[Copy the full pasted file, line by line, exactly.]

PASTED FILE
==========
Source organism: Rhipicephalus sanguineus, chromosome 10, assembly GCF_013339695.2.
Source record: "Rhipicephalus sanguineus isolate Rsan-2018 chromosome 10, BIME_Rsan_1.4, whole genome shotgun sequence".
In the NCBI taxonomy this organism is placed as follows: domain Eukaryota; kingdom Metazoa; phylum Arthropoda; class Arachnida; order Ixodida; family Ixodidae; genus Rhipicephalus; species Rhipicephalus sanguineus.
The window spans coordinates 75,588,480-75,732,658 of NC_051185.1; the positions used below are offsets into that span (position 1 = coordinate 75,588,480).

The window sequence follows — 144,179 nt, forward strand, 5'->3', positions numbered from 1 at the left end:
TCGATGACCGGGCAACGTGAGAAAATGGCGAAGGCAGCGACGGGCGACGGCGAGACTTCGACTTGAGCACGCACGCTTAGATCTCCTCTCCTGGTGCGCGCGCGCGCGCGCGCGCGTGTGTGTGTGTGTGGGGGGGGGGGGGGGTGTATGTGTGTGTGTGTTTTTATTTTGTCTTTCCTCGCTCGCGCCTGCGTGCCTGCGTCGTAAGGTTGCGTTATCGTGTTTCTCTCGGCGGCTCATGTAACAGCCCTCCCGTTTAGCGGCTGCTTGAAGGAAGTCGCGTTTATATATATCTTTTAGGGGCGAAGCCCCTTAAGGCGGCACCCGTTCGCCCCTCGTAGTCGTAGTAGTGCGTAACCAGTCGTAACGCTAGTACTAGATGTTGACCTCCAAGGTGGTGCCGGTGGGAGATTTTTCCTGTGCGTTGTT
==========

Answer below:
Source organism: Rhipicephalus sanguineus, chromosome 10, assembly GCF_013339695.2.
Source record: "Rhipicephalus sanguineus isolate Rsan-2018 chromosome 10, BIME_Rsan_1.4, whole genome shotgun sequence".
In the NCBI taxonomy this organism is placed as follows: domain Eukaryota; kingdom Metazoa; phylum Arthropoda; class Arachnida; order Ixodida; family Ixodidae; genus Rhipicephalus; species Rhipicephalus sanguineus.
The window spans coordinates 75,588,480-75,732,658 of NC_051185.1; the positions used below are offsets into that span (position 1 = coordinate 75,588,480).

The window sequence follows — 144,179 nt, forward strand, 5'->3', positions numbered from 1 at the left end:
TCGATGACCGGGCAACGTGAGAAAATGGCGAAGGCAGCGACGGGCGACGGCGAGACTTCGACTTGAGCACGCACGCTTAGATCTCCTCTCCTGGTGCGCGCGCGCGCGCGCGCGCGTGTGTGTGTGTGTGGGGGGGGGGGGGGGTGTATGTGTGTGTGTGTTTTTATTTTGTCTTTCCTCGCTCGCGCCTGCGTGCCTGCGTCGTAAGGTTGCGTTATCGTGTTTCTCTCGGCGGCTCATGTAACAGCCCTCCCGTTTAGCGGCTGCTTGAAGGAAGTCGCGTTTATATATATCTTTTAGGGGCGAAGCCCCTTAAGGCGGCACCCGTTCGCCCCTCGTAGTCGTAGTAGTGCGTAACCAGTCGTAACGCTAGTACTAGATGTTGACCTCCAAGGTGGTGCCGGTGGGAGATTTTTCCTGTGCGTTGTT